I may not be with it much at that time, but I always, always feel that warm rush of understanding and compassion. I immediately relax knowing I don't have to worry as much.

It feels something like love, regardless of where it comes from.

P.S. Thank you for expressing that moment, those feelings, so well. Often your blog makes me feel the way hearing "We'll wait" makes me feel: understood. Not alone. Seen. Loved.

((thank you!!))

First of all, thanks to Jeff for waiting with you. I typed "taking care" of you first, but decided that's the whole problem with public lows. We don't want someone else "taking care" of us. And being vulnerable sucks.

I don't get any rage or anger with my scary lows. Just panic. The confusion sucks, but the worst part for me is not being able to talk & knowing that if I don't head that blood sugar in the right direction, I won't be able to swallow soon either.

When those lows do happen, I too picture all my favorite DOC cheerleaders "talking" me through it. And the thought is usually just silly enough to keep me moving instead of being paralyzed by the panic.

Thanks for sharing, Kerri. You're blog is amazing. And I'm not just saying that because you like Eddie Izzard too or because your blog is how I found this whole incredible network of love we call the DOC. I'm saying it because you put into words what a lot of us feel, but can't express.

Wow, reading articles like this makes me realize how truly lucky I am in how my diabetes have manifested. I've been type 1 for 16 years and I've only ever had one seizure 15 years ago, and I would never say I've had a scary low. I usually feel them come on around 4mmol and I've never had trouble thinking or speaking or treating myself. Makes me very thankful that for whatever reason my body is able to pick it up quickly.

Lows are the thing that separate us from the rest of the human race. They can be scary, odd, vicious, horribly frightening, funny (occasionally), and just f'ing weird. There is nothing... NOTHING like them. Kerri, call me. Let's write a book about low blood sugar.

Everytime I go low at work I try to walk to the training room at work, sit in a chair, with my meter in front of me and juice boxes lined up.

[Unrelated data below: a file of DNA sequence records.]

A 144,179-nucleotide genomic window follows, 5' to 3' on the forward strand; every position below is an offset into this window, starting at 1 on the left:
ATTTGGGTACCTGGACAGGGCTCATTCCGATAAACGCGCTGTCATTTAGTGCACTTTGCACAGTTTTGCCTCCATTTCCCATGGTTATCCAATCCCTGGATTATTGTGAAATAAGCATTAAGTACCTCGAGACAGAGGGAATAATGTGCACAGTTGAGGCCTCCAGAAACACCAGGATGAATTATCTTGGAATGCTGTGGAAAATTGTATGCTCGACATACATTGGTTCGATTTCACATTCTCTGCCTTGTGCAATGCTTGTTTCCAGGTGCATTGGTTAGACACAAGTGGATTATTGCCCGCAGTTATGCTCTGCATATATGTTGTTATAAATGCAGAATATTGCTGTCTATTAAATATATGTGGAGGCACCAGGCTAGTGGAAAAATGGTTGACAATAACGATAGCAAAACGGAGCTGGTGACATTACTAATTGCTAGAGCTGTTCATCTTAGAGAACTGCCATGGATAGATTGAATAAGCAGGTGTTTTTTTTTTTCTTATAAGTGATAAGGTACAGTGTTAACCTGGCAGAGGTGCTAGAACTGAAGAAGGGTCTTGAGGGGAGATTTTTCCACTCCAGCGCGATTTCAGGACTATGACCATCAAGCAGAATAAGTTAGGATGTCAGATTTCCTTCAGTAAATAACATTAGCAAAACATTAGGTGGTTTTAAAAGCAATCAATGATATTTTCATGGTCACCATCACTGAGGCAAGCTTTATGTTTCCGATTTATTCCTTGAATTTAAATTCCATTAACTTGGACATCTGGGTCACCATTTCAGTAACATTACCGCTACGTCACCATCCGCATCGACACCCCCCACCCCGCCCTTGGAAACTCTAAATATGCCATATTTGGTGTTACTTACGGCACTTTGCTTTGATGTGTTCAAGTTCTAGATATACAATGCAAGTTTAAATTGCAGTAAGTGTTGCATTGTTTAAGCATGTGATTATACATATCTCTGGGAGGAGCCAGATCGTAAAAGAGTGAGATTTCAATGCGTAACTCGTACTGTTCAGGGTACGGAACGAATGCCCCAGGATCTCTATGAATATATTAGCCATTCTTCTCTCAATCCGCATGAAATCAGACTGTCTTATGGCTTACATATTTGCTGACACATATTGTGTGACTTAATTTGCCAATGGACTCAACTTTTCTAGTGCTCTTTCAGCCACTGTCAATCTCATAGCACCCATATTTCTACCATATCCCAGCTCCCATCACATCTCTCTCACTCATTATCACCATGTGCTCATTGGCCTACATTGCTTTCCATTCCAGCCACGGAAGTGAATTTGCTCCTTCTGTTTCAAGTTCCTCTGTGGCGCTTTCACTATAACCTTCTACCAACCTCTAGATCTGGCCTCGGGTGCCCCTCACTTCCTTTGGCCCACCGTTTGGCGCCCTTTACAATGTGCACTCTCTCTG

Almost everyone at work know I have diabetes. I will hear those comments, Are you ok, can I get anything for you?

And if I don't look too good someone will call for a manager.

My fear is to be alone with a low.

I'm switching campuses (I work for the local school district) next school year, but at my last one, there was a teacher who "got it." She had had a student with T1 before, and she could always tell when I was low, even sometimes when I couldn't feel it. She said there was a "look" in my eyes, and my speech was different. No one else on campus ever noticed, and I could fool them into thinking I was okay; when I really wasn't, I knew that there was someone there who did get it.

(Note: There is an awesome nurse as well as other spectacular people at my new campus that "get it.")

And then there's the awkward silence that you feel you need to talk incoherently to fill the void until you become normal...I've said some stupid things before!

I may not love the lows, but I love the feeling that the people around me either understand, or know how to take care of me. It defiantly makes me feel good about my diabetes! If I had to have a low, it would most defiantly be in a setting like this, as opposed to in the airport, blood sugar a nice 47, lost my mom, and no one knows me... That's happened. I will stop rambling on now and say, perfect Kerri!!! Lovelovelove your blog, and this is a perfect insight to the type ones life!!!

I could relate to this soo much! I was at dinner out, BG was 1.8 (32) and drank the whole glass - it had gone up to 10 (180) by the time food was there! I hate that about hypos though- that sense of weakness. When I'm at home my head is literally stuffed in the fridge - I had my own mini 3 course meal the other day at 3:30pm!
Thanks for sharing- always love reading your posts.

Beautifully written... I want to kiss Jeff!

You all are lucky you can tell when your blood sugar is dropping. Only checking every 2-3 hours tells me. Once I was at my doc's office and could not understand why people were rushing about. I had no idea my BG was 22. I wish I could afford the continuous glucose monitoring device but insurance will not cover the on going supplies.
Thus I have had many a public low bg incidents. Once I thought I was in another country because I could not read any of the street signs. I felt so wobbly that I sat down on the street. I could not even figure out how to use the phone. Thank goodness, I had my Mom's number under one button and when I pushed it I was able to call her and make no sense to her. Thank goodness she was able to direct me across the street to a hospital....yes the whole time I was across the street thinking I was in another country...where I informed the guard that my Mom told me to come over here. I lost consciousness after that.